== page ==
After January's earthquake in Haiti, the U.S. Department of Homeland Security immediately implemented a mass migration plan to manage any influx of refugees coming from the country. Coast Guard spokesperson Lt. Chris O'Neil said that "The goal is to interdict them at sea and repatriate them." O’Neil’s declaration reflects the same much-criticized immigration policy that the United States has implemented toward Haiti for dozens of years, a strategy that often corrals the blowback of a long history of U.S. meddling in Haitian internal affairs—both politically and economically. This blowback could be even more explosive now with 1.2 million homeless Haitians living in the squalor of tent cities.
Two weeks ago, leaders of all the governments of Latin America and the Caribbean (save the coup-installed president of Honduras) concluded a three-day “summit” on Mexico’s Maya Riviera with a majority commitment to move toward the formation of a new hemispheric organization, tentatively called the Community of Latin American and Caribbean States. The proposed organization, which would exclude the United States and Canada, would promote South-South political economic relations as a springboard to development. Six years ago, NACLA published an essay by economist Keith Nurse calling for a similar strategy. We re-publish it here as essential background for an understanding of the new commitment to a strengthening South-South relations in the Americas.
This article originally appeared in the November/December 2003 edition of NACLA Report on the Americas.
Despite Brazil’s reputation as an emerging economic powerhouse, it remains deeply troubled by challenges that threaten its long-term stability and its prospects for becoming a viable leader of the Global South. Questions of land and wealth distribution, extreme poverty, rampant violence and crime, public corruption, and environmental degradation are a few of the most pressing challenges facing the country during an important election year.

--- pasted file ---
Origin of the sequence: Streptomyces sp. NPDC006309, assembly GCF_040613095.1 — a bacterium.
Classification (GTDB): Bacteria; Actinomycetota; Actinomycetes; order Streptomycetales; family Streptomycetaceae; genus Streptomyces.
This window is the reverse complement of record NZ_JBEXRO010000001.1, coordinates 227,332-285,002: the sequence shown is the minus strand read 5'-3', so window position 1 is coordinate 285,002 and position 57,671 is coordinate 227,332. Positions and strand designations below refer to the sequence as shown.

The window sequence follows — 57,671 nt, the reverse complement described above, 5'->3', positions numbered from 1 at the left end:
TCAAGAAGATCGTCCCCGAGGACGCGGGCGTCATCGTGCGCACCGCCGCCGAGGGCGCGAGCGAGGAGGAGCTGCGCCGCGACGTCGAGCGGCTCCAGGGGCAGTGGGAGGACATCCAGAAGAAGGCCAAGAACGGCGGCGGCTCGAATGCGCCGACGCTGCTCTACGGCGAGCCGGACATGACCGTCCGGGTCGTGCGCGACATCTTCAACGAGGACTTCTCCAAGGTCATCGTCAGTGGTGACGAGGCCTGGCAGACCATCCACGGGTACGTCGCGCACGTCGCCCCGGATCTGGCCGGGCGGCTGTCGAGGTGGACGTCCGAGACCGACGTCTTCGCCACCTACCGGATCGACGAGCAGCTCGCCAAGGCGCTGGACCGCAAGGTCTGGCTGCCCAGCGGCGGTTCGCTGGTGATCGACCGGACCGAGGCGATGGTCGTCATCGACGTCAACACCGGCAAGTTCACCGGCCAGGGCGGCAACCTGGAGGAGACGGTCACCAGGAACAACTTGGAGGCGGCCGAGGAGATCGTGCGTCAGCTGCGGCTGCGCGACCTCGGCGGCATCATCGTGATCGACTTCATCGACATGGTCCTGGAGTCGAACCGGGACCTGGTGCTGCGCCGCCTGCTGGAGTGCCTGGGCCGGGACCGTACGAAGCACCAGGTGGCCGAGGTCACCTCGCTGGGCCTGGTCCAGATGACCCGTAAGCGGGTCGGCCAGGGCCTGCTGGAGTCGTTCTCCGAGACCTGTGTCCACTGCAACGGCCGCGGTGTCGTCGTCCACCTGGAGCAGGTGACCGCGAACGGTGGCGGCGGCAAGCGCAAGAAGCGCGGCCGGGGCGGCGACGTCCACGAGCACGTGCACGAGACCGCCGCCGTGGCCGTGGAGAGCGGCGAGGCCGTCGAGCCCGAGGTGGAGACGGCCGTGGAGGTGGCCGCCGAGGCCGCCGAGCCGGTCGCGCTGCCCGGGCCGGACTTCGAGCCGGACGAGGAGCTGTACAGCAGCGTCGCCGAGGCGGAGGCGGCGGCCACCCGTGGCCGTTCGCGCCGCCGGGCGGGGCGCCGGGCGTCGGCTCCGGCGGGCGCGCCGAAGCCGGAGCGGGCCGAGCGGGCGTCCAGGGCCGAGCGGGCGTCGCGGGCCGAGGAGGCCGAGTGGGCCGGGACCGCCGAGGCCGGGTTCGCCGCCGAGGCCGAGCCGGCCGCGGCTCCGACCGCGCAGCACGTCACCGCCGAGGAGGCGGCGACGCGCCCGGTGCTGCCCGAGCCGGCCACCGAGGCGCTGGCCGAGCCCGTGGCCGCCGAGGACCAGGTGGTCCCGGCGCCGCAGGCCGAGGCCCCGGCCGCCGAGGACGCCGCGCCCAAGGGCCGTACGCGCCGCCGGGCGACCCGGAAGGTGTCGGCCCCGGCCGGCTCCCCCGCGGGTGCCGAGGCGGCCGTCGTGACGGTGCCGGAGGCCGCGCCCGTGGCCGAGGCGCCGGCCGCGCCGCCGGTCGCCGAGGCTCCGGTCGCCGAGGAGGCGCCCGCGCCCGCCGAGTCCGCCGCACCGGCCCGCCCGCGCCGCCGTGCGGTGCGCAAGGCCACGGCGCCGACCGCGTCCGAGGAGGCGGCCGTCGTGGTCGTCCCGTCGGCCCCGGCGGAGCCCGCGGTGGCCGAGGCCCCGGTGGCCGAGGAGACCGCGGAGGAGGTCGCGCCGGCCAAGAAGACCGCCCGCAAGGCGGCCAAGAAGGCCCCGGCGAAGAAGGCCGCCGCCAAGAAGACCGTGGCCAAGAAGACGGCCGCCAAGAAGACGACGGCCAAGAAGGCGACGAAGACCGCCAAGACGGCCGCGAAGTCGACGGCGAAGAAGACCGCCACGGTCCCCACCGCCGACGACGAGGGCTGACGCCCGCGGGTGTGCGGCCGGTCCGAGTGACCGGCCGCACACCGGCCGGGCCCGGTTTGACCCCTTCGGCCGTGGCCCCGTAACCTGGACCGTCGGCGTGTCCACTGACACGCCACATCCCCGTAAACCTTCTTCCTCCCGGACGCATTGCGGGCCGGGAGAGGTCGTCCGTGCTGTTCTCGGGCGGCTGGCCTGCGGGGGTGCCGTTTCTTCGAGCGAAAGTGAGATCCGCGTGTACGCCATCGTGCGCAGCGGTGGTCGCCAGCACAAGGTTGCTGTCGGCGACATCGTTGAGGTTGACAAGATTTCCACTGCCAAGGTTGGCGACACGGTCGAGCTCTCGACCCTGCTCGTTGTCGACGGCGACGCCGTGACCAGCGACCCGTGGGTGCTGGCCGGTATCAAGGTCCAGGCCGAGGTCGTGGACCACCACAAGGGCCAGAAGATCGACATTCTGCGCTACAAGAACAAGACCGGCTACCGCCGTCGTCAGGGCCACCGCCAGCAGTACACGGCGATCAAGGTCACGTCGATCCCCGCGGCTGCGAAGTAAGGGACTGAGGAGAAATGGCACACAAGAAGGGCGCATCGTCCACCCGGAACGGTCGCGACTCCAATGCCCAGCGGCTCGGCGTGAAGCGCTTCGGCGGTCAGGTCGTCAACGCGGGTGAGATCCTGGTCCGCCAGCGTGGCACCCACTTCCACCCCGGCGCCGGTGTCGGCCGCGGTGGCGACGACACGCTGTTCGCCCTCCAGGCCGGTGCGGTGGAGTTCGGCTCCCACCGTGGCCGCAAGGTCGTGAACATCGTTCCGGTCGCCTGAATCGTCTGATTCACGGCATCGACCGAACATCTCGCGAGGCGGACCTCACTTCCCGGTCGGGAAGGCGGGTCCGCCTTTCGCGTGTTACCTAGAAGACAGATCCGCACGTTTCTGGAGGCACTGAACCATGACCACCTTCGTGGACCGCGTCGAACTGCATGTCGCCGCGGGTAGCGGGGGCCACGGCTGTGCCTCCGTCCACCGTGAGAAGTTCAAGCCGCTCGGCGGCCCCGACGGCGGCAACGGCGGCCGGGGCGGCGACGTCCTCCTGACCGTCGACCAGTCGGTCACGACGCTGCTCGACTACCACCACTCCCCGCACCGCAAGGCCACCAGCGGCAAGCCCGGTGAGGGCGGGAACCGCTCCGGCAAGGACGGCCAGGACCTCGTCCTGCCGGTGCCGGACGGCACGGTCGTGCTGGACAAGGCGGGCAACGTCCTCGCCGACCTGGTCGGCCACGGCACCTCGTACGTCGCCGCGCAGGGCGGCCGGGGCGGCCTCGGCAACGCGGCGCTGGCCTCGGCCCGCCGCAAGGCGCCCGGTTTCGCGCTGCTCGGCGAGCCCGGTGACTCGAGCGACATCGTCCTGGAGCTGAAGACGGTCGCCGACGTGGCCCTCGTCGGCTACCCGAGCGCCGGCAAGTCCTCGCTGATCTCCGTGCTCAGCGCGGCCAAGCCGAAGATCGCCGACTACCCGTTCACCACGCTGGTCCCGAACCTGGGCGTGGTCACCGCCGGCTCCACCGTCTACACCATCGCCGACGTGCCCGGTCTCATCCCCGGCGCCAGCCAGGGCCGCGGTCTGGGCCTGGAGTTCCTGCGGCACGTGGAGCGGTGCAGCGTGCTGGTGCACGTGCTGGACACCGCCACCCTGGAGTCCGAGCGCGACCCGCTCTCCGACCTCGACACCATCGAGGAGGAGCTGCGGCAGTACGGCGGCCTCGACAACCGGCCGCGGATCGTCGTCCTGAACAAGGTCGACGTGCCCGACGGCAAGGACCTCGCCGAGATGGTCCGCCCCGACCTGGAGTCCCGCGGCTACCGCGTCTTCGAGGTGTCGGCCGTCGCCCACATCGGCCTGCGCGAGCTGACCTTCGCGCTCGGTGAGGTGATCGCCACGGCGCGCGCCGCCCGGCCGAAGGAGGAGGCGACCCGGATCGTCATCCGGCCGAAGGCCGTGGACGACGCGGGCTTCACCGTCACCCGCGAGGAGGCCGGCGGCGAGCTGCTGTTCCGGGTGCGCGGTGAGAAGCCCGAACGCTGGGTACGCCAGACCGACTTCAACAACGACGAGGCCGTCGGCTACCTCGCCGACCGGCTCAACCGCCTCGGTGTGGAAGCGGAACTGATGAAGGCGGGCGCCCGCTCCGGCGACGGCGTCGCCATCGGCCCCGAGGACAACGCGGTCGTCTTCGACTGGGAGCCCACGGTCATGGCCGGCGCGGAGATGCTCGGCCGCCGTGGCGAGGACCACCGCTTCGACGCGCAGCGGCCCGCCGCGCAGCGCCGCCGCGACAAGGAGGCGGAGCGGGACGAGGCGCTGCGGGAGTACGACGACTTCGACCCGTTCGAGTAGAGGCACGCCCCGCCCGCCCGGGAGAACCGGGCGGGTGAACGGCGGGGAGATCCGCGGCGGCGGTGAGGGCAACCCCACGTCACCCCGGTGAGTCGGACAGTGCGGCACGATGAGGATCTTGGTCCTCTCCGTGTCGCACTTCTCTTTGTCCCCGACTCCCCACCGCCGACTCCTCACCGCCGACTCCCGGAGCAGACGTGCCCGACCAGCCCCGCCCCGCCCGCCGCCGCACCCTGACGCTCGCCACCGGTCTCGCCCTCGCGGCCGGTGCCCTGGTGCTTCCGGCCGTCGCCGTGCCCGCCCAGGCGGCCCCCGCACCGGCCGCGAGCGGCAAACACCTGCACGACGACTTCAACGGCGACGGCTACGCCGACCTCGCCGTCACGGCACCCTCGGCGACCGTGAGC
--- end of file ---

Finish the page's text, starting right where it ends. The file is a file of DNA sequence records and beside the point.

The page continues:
In its first year, the Obama administration has embraced and even extended its predecessors’ militaristic counter-narcotics policies in the Americas. In doing so, it has also adopted the basic tenets and priorities that have shaped U.S. drug control policies for decades. Until the administration pays attention to the structural origins of the drug war, as well as the profound international dependencies upon which it has always rested, it will be fated to continue pursuing a destructive, and failed, policy.
This article originally appeared in the January/February 2010 edition of NACLA Report on the Americas.
In December 2003, the dedication ceremony of Haiti’s first and only public medical school took place in Port-au-Prince. The school’s ability to provide free medical education was considered one of the most important achievements of former president Jean-Bertrand Aristide’s administration. A mere one month after it opened, however, the school became one of the many casualties of the military coup that ousted Aristide in 2004. The story of this school is both the story of the Haitian people's iron will for self-determination and betterment, and the country's constant struggle with meddling foreign powers.